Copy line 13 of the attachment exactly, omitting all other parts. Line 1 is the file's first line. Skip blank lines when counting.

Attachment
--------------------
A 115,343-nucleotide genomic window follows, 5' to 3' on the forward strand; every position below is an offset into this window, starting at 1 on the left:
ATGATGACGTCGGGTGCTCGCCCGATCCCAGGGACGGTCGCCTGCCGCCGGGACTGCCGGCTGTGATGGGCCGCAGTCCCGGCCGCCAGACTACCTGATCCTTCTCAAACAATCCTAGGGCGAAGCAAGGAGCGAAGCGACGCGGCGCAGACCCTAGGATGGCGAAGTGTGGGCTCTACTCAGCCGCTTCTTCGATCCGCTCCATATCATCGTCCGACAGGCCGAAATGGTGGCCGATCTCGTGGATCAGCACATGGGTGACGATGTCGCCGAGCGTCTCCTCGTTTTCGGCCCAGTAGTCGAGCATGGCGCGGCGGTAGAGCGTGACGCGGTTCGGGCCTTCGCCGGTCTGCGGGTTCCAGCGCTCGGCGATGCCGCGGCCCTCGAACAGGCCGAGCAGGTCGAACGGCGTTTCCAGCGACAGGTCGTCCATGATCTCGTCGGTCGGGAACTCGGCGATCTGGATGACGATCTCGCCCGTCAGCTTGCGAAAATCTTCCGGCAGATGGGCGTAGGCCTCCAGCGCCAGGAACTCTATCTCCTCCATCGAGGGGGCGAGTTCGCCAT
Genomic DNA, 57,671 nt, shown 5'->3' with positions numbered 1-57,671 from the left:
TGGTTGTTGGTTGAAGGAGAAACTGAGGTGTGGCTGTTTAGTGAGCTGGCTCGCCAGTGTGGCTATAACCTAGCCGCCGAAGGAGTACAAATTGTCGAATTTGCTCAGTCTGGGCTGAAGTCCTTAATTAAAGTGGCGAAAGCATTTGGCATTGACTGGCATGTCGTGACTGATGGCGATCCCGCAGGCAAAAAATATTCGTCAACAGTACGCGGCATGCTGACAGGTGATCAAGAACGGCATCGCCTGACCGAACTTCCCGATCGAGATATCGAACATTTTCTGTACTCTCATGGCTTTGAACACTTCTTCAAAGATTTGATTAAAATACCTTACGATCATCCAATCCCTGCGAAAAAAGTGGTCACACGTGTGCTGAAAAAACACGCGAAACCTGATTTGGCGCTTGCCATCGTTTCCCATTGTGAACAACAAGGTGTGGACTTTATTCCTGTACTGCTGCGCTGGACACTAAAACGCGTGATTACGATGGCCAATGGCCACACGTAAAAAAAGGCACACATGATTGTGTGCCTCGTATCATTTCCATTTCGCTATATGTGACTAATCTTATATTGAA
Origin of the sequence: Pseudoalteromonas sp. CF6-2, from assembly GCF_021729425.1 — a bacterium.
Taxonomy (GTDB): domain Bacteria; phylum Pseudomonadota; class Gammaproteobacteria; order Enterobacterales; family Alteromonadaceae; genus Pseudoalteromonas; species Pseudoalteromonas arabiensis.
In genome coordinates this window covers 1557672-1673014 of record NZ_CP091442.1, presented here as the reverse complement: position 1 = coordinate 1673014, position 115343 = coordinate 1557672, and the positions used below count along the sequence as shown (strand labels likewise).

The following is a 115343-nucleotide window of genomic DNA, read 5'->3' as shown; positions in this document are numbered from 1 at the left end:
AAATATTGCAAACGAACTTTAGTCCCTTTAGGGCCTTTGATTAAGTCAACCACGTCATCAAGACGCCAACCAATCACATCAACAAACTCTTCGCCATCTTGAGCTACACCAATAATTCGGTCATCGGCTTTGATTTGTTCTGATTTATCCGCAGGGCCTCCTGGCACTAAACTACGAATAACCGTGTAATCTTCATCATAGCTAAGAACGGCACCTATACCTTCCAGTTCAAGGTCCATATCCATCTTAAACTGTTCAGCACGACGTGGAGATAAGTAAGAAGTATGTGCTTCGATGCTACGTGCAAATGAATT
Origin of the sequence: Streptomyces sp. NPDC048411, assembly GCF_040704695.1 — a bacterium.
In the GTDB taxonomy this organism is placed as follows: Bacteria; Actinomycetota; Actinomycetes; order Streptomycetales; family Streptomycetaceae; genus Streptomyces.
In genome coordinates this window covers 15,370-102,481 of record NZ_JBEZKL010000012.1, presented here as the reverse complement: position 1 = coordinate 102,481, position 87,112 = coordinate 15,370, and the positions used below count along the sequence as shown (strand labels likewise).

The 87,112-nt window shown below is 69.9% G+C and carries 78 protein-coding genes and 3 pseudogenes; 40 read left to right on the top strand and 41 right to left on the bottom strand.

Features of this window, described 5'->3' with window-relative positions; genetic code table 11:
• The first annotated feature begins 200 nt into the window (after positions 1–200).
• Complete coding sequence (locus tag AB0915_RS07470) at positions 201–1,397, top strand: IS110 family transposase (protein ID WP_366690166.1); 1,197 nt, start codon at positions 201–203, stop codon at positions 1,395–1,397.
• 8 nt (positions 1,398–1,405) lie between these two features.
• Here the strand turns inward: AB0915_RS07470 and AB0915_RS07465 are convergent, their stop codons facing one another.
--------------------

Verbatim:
The 87,112-nt window shown below is 69.9% G+C and carries 78 protein-coding genes and 3 pseudogenes; 40 read left to right on the top strand and 41 right to left on the bottom strand.